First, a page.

A plot to blow up pipelines and take control of at least two ports in the south of Yemen may have been thwarted by local authorities, but the incidents further indicate that all shipowners should take this threat extremely seriously, says BIMCO chief security officer Giles Noakes.
Yemeni security forces have been placed on a state of high alert amid fears of an al-Qaeda attack. In the capital, Sanaa, tanks and troops have surrounded foreign missions, government offices and the airport, according to the BBC.
A major UK-flagged shipowner yesterday confirmed to Lloyd’s List the UK Department for Transport’s raising of the International Ship and Port Facility Security threat for British shipping off the coast of Yemen to level three.
Level three is “exceptional”, suggesting a “probable or imminent risk of a security incident” and is the highest level the UK government has issued since the ISPS Code was introduced in 2004.
Due to the increased risk off attack in Yemeni ports, all BIMCO members should review their ISPS Code procedures and ship security plans, Mr Noakes said.
He added: “The bottom line is that ISPS level three means that there is credible information that there is a risk of an attack that is ‘probable or imminent’.”
Mr Noakes strongly recommended vessels calling at Yemeni ports obtain clear information on the ISPS security level at the port and to establish that port state control is able to confirm, in the exchange of security documents, that it can provide the level of cover necessary for the ship to operate while at level three security.
“The UK government is understood to have issued a level three threat for UK-flagged vessels but I cannot see how this is not a risk to any other vessel in the area. The average terrorist I suspect is not very good at recognising one ensign from any other. This is a threat all shipowners should take very seriously,” he warned.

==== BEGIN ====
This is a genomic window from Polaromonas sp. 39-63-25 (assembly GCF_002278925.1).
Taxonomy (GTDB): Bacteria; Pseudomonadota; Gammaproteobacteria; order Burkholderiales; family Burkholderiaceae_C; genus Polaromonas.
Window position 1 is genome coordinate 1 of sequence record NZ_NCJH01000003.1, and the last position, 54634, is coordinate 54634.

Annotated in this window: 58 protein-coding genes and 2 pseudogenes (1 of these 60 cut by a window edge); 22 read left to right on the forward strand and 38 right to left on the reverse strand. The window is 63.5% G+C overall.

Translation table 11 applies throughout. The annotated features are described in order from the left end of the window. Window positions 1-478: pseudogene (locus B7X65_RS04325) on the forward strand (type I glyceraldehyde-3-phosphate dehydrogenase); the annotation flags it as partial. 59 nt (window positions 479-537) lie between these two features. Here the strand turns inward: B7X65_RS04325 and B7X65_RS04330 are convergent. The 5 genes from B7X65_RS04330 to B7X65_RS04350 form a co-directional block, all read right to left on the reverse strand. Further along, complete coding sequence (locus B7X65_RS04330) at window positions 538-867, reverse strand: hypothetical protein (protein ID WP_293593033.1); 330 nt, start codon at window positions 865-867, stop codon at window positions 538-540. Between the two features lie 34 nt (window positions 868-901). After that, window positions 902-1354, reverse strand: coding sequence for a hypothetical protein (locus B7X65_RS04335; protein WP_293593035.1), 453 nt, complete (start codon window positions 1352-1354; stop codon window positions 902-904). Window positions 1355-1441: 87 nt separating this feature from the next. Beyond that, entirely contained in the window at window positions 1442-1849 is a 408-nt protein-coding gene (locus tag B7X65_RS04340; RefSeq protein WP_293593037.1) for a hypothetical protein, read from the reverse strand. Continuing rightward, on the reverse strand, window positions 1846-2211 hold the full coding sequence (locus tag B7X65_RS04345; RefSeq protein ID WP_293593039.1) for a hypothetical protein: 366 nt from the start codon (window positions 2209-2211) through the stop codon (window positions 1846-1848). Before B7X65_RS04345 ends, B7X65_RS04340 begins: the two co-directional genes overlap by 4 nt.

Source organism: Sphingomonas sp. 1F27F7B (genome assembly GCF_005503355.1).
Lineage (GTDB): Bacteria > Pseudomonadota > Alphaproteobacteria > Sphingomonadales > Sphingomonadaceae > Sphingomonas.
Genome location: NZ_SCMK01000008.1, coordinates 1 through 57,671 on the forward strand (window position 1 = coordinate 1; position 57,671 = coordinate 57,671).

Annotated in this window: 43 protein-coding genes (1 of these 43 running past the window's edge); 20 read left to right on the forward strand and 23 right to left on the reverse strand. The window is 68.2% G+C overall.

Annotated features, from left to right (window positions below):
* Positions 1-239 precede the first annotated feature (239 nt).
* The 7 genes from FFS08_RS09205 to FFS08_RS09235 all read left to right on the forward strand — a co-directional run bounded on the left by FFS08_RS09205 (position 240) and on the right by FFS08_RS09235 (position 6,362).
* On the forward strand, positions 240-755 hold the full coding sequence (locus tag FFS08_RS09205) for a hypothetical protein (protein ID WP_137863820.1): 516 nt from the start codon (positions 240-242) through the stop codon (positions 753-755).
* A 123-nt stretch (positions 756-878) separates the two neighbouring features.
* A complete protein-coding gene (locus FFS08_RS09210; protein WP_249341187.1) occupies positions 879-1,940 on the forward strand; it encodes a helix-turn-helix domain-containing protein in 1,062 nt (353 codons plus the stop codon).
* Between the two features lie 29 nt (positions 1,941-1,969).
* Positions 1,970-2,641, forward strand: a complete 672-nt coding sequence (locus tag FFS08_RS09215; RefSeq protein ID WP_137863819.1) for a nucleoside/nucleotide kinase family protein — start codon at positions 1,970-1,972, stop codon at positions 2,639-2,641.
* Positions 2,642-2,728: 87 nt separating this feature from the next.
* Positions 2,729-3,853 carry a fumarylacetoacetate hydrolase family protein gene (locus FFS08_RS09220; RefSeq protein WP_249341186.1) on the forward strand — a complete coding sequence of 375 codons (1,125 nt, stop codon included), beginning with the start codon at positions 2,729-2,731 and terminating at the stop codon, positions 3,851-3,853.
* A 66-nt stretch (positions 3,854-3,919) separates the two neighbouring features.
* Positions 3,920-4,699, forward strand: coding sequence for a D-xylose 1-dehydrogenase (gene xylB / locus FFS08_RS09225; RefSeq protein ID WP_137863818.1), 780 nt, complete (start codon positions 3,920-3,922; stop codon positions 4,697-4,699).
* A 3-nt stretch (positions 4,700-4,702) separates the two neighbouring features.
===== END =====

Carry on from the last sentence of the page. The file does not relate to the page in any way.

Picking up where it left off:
UK Chamber of Shipping head of security and commercial Gavin Simmonds said other flag states would have their own procedures for issuing threat advice to their ships and this might well differ from the UK’s.
Mr Simmonds said he would not comment on the specific UK threat levels issued at any particular time because they are classified.
However, he added that it was important not to confuse the ISPS Code regime, which is counter-terrorist based, with counter-piracy operations or the piracy threat.
“UK operators will be able to distinguish between these two different threats and will have plans and procedures in place and be able to adopt the appropriate counter-measures. Maritime threats in Yemeni ports and off Yemen are complex, long-running and well known to the industry,” he said.
Gulf of Aden Group Transits chief executive Nick Davies said the threat of a potential terrorist attack on a vessel was a “completely different kettle of fish” to the threat of piracy.
“If a vessel with a suicide bomber is approaching, armed guards showing their weapons in a bid to warn the vessel off won’t matter one iota. Private maritime security companies may not fully comprehend the risk. However, there are other areas apart from off the coast of Yemen that are just as vulnerable,” he said.
C-Level Maritime Risks founder Michael Frodl said the firm had been watching Yemen for 10 years.
“Yemen is a ‘country’ (actually formally two) held together with rubber bands and paper clips — used by al-Qaeda in Pakistan as much as Tehran to host groups they want to train and arm to hurt their respective enemies,” he said.
However, Mr Frodl said that he did not think the conflict provided a probable or imminent threat to shipping. “It takes a certain expertise to pull off a waterborne improvised explosive device — you have to just get the explosives and loading right, as well as the manoeuvring of a small boat against a much larger one,” he said.
“If arming, loading and piloting a waterborne IED were an easy operation, there would be a lot more ships to talk about and London would have stopped insuring runs along the southern end of the Arabian Peninsula a long time ago.”
Mr Frodl argued that it was more likely that al-Qaeda would target the recently sprung Jihadis out of jail from Libya, Yemen, Iraq and Pakistan — by his count, over 2,000 — and recruit them to storm a local target.